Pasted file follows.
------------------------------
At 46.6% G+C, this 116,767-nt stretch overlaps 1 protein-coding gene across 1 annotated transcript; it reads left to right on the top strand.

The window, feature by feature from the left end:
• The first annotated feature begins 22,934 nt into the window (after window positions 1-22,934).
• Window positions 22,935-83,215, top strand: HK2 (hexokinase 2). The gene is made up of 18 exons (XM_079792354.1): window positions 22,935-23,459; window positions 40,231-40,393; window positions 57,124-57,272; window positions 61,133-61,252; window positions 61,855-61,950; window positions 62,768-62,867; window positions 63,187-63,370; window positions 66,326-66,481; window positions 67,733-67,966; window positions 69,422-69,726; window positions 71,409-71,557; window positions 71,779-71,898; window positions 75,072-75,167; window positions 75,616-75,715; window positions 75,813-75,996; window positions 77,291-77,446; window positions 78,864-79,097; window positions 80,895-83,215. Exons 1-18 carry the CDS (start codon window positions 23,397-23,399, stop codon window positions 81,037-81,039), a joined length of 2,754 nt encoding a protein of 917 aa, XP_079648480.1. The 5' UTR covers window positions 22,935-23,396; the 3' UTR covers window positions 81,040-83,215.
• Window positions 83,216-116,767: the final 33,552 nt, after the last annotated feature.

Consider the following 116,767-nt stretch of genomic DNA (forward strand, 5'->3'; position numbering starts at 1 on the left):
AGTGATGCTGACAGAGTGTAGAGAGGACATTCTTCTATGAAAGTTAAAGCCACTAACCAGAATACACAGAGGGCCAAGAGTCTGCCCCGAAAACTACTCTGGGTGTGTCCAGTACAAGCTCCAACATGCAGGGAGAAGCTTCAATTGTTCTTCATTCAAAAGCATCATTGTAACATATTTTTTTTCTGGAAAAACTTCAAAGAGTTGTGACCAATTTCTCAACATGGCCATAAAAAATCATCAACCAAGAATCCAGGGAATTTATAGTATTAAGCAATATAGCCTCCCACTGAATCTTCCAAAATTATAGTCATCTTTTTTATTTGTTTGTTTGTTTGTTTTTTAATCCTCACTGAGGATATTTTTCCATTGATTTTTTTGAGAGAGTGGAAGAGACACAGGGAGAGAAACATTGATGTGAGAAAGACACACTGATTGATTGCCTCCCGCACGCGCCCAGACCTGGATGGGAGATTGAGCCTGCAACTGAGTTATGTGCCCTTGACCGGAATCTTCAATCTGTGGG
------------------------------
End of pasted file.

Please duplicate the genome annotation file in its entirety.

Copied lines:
At 46.6% G+C, this 116,767-nt stretch overlaps 1 protein-coding gene across 1 annotated transcript; it reads left to right on the top strand.

The window, feature by feature from the left end:
• The first annotated feature begins 22,934 nt into the window (after window positions 1-22,934).
• Window positions 22,935-83,215, top strand: HK2 (hexokinase 2). The gene is made up of 18 exons (XM_079792354.1): window positions 22,935-23,459; window positions 40,231-40,393; window positions 57,124-57,272; window positions 61,133-61,252; window positions 61,855-61,950; window positions 62,768-62,867; window positions 63,187-63,370; window positions 66,326-66,481; window positions 67,733-67,966; window positions 69,422-69,726; window positions 71,409-71,557; window positions 71,779-71,898; window positions 75,072-75,167; window positions 75,616-75,715; window positions 75,813-75,996; window positions 77,291-77,446; window positions 78,864-79,097; window positions 80,895-83,215. Exons 1-18 carry the CDS (start codon window positions 23,397-23,399, stop codon window positions 81,037-81,039), a joined length of 2,754 nt encoding a protein of 917 aa, XP_079648480.1. The 5' UTR covers window positions 22,935-23,396; the 3' UTR covers window positions 81,040-83,215.
• Window positions 83,216-116,767: the final 33,552 nt, after the last annotated feature.

Consider the following 116,767-nt stretch of genomic DNA (forward strand, 5'->3'; position numbering starts at 1 on the left):
AGTGATGCTGACAGAGTGTAGAGAGGACATTCTTCTATGAAAGTTAAAGCCACTAACCAGAATACACAGAGGGCCAAGAGTCTGCCCCGAAAACTACTCTGGGTGTGTCCAGTACAAGCTCCAACATGCAGGGAGAAGCTTCAATTGTTCTTCATTCAAAAGCATCATTGTAACATATTTTTTTTCTGGAAAAACTTCAAAGAGTTGTGACCAATTTCTCAACATGGCCATAAAAAATCATCAACCAAGAATCCAGGGAATTTATAGTATTAAGCAATATAGCCTCCCACTGAATCTTCCAAAATTATAGTCATCTTTTTTATTTGTTTGTTTGTTTGTTTTTTAATCCTCACTGAGGATATTTTTCCATTGATTTTTTTGAGAGAGTGGAAGAGACACAGGGAGAGAAACATTGATGTGAGAAAGACACACTGATTGATTGCCTCCCGCACGCGCCCAGACCTGGATGGGAGATTGAGCCTGCAACTGAGTTATGTGCCCTTGACCGGAATCTTCAATCTGTGGG